Finally, we have $8 million set for clinical effectiveness and patient engagement mainly related to health information exchange. Wellmont was on Epic, MSHA was on Cerner, so we agreed to convert the whole system to Epic, which will happen in April 2020.

HL: How is Ballad best positioned to navigate the direction healthcare is going while still providing the best quality service to its patients?

Krutak: We’ve been working with our state representatives to craft a fair wage index bill, where Ballad would get some relief and revamp how those calculations are done. In other words, you would not be penalized if you do a good job controlling your costs.

Our CEO, Alan Levine was secretary of health in Florida and secretary of health in Louisiana. We have Tony Keck, who is the executive vice president of our development, innovation, and population health improvement, who was secretary of health in South Carolina. We have a lot of insight on the [governmental] side of things from them.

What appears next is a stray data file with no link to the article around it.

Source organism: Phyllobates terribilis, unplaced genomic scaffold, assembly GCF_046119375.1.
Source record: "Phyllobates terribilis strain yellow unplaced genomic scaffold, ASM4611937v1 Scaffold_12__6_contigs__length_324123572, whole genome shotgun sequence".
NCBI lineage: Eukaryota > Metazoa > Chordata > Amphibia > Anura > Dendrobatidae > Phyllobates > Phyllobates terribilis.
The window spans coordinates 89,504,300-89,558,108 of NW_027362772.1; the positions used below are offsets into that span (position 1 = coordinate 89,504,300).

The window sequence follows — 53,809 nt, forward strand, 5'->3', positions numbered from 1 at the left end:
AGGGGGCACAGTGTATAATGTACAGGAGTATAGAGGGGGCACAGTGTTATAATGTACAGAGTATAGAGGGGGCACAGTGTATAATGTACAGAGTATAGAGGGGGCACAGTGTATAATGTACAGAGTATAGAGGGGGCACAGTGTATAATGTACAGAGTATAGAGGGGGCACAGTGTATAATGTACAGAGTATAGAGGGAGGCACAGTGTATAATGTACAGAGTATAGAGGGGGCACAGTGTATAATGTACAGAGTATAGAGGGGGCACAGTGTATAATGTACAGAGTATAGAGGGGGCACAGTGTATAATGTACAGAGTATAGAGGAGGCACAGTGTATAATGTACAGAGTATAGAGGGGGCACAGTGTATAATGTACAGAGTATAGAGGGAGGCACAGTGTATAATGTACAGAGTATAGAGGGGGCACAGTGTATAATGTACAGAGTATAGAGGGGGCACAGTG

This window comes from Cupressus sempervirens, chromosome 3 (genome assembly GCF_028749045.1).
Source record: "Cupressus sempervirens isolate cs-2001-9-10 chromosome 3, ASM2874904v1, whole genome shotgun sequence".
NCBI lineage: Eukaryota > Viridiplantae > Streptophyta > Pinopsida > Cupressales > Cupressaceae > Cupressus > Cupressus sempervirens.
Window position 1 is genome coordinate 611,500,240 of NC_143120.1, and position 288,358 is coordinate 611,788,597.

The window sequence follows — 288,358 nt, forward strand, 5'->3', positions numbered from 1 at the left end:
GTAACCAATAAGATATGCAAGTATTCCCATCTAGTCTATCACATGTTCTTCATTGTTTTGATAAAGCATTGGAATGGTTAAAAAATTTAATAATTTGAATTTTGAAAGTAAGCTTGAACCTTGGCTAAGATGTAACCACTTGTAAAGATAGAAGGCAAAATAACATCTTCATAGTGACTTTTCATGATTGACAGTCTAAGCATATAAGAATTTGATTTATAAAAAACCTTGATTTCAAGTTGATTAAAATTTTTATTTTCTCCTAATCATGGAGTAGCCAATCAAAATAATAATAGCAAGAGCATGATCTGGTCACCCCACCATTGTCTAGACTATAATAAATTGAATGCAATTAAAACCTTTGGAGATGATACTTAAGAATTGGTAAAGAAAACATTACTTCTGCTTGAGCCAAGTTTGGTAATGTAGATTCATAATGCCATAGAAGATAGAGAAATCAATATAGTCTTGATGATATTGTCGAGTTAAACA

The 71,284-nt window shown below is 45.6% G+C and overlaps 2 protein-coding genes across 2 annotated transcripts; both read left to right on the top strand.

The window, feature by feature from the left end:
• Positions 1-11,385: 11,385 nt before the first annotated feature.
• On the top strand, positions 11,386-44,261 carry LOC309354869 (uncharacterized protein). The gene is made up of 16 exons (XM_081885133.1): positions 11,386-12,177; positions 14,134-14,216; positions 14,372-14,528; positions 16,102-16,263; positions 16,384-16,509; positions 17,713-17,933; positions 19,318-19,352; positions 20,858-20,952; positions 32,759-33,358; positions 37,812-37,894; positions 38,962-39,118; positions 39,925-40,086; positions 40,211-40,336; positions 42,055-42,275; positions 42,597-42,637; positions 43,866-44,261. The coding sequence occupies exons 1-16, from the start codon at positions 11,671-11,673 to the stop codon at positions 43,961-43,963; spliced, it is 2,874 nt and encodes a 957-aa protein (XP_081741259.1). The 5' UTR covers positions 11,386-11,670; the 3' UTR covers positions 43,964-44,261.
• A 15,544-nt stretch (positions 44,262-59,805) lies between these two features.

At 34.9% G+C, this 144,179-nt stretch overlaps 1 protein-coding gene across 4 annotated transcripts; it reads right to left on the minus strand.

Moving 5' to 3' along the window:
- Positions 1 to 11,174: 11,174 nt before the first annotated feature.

We’re positioning ourselves to take costs out of the system but also to switch over from fee-for-service plans to looking at risk-based contracts. How do we get paid more for showing better patient outcomes? We’re looking over the next five years to transition into more of that than your traditional payments.

HL: What advice would you give to CFOs from rural systems to make the most of what are sometimes challenging financial situations?

Krutak: As a result of the merger, I’m relieved that we’re going to be able to have these savings to reinvest in rural areas. The largest issue we face with the payer mix shift is that it’s hard to get physicians in rural areas.